How Does Acupuncture Work?

Acu-Meridian shoulder.jpg

There are many theories about how Acupuncture works.

One of the simplest theories asserts that the nervous system can be gated. In the gate control theory, sensations from needle insertion inhibit the transmission of pain signals using common pathways to the brain. The idea is that sensation stimulates inhibitory interneurons in the spinal column, inhibiting the synaptic pathway of the pain signal. While this may be an active phenomenon during Acupuncture treatment, there are effects of Acupuncture that extend well beyond short-term pain relief. For more information on the gate control theory of pain:

Another theory asserts that Acupuncture exerts a modulating effect on the Autonomic Nervous System (ANS), wherein the activities of the Sympathetic Nervous System (SNS) and  Parasympathetic Nervous System (PNS) are brought back into balance through activation of specific nerve fibers via needle insertion. Like the gate control theory, this ANS modulation theory would only explain the effects of specific points along the particular nerve tissue trajectories involved in these specific processes, unless some idea that the micro-trauma of the needle insertion leads to general analgesia, which can regulate this balance, is applied. While it may be true that there is commonly a release of endorphins and other endogenous opioids after the micro-trauma of needle insertion, this would only explain a short-term activation of the PNS, after which the underlying pattern of imbalance should not be substantially altered, yet the effects of Acupuncture last well beyond the relaxation phase felt during and immediately after treatment.

In conventional healthcare, there exists a practice known as “Dry Needling,” in which points called “Trigger Points” and/or muscle “Motor Points” have needles inserted into them based on their anatomical location and repeatable effect on musculature and connective tissue. While these effects are considered to be local in nature, unlike the assertion of global effects in the case of Acupuncture, such Trigger Points bear a striking resemblance to Acupuncture points. As stated on the American Association of Acupuncture and Oriental Medicine (AAAOM) website, “Dorsher et al., determined that of the 255 trigger points listed by Travell and Simons, 234 (92%) had anatomic correspondence with classical, miscellaneous, or new acupuncture points listed in Deadman et al., an internationally-recognized acupuncture reference book,” (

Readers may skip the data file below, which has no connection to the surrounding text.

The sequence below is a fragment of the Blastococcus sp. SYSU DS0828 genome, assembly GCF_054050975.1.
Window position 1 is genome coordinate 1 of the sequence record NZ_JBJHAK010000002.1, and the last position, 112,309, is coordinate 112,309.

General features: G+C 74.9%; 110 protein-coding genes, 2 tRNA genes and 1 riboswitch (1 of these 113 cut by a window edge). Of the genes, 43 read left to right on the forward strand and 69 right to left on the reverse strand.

While the coincidence of Trigger Points and Acupuncture Points is high, this alone does not offer a mechanism of action for the effects of Acupuncture or Dry Needling. A proposed mechanism of Trigger Point Dry Needling is that inhibition of motor neurons results from needle stimulation of Muscle Spindles or Golgi Tendon Organs, which mediate muscle stretch and tension respectively. This mechanism is reasonable for situations involving the relief of muscle tension but leaves much of Acupuncture unexplained. There is a growing body of scientific evidence, however, for more exotic means of information transmission in the human body, and these biological properties may offer new insights into the nature of life and consciousness while at the same time validating the existence of Chinese Medical (Acupuncture) Channel (Meridian) Anatomy as a means of communication throughout the human organism.